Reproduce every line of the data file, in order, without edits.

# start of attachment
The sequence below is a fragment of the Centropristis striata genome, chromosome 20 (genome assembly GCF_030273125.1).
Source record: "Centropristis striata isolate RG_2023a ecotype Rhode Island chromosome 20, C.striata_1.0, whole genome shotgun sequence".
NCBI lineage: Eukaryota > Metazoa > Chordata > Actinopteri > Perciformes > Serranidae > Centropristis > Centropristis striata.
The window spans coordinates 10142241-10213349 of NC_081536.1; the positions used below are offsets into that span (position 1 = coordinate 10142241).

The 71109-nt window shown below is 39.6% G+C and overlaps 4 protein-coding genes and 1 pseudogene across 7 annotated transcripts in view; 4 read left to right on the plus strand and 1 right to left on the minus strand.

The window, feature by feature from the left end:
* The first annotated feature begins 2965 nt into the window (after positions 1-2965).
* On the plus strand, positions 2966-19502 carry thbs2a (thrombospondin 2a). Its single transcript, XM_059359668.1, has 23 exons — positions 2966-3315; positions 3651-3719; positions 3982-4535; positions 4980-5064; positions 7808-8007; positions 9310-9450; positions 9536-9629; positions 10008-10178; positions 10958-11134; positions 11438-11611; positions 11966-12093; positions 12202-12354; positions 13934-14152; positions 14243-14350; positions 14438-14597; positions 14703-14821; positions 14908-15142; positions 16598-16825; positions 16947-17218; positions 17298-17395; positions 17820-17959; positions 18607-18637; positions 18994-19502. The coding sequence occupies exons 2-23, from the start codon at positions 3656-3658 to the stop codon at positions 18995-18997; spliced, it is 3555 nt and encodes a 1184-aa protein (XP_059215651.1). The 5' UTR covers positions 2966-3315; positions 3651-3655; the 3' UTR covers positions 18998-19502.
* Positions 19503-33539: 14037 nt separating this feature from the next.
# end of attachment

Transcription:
The sequence below is a fragment of the Centropristis striata genome, chromosome 20 (genome assembly GCF_030273125.1).
Source record: "Centropristis striata isolate RG_2023a ecotype Rhode Island chromosome 20, C.striata_1.0, whole genome shotgun sequence".
NCBI lineage: Eukaryota > Metazoa > Chordata > Actinopteri > Perciformes > Serranidae > Centropristis > Centropristis striata.
The window spans coordinates 10142241-10213349 of NC_081536.1; the positions used below are offsets into that span (position 1 = coordinate 10142241).

The 71109-nt window shown below is 39.6% G+C and overlaps 4 protein-coding genes and 1 pseudogene across 7 annotated transcripts in view; 4 read left to right on the plus strand and 1 right to left on the minus strand.

The window, feature by feature from the left end:
* The first annotated feature begins 2965 nt into the window (after positions 1-2965).
* On the plus strand, positions 2966-19502 carry thbs2a (thrombospondin 2a). Its single transcript, XM_059359668.1, has 23 exons — positions 2966-3315; positions 3651-3719; positions 3982-4535; positions 4980-5064; positions 7808-8007; positions 9310-9450; positions 9536-9629; positions 10008-10178; positions 10958-11134; positions 11438-11611; positions 11966-12093; positions 12202-12354; positions 13934-14152; positions 14243-14350; positions 14438-14597; positions 14703-14821; positions 14908-15142; positions 16598-16825; positions 16947-17218; positions 17298-17395; positions 17820-17959; positions 18607-18637; positions 18994-19502. The coding sequence occupies exons 2-23, from the start codon at positions 3656-3658 to the stop codon at positions 18995-18997; spliced, it is 3555 nt and encodes a 1184-aa protein (XP_059215651.1). The 5' UTR covers positions 2966-3315; positions 3651-3655; the 3' UTR covers positions 18998-19502.
* Positions 19503-33539: 14037 nt separating this feature from the next.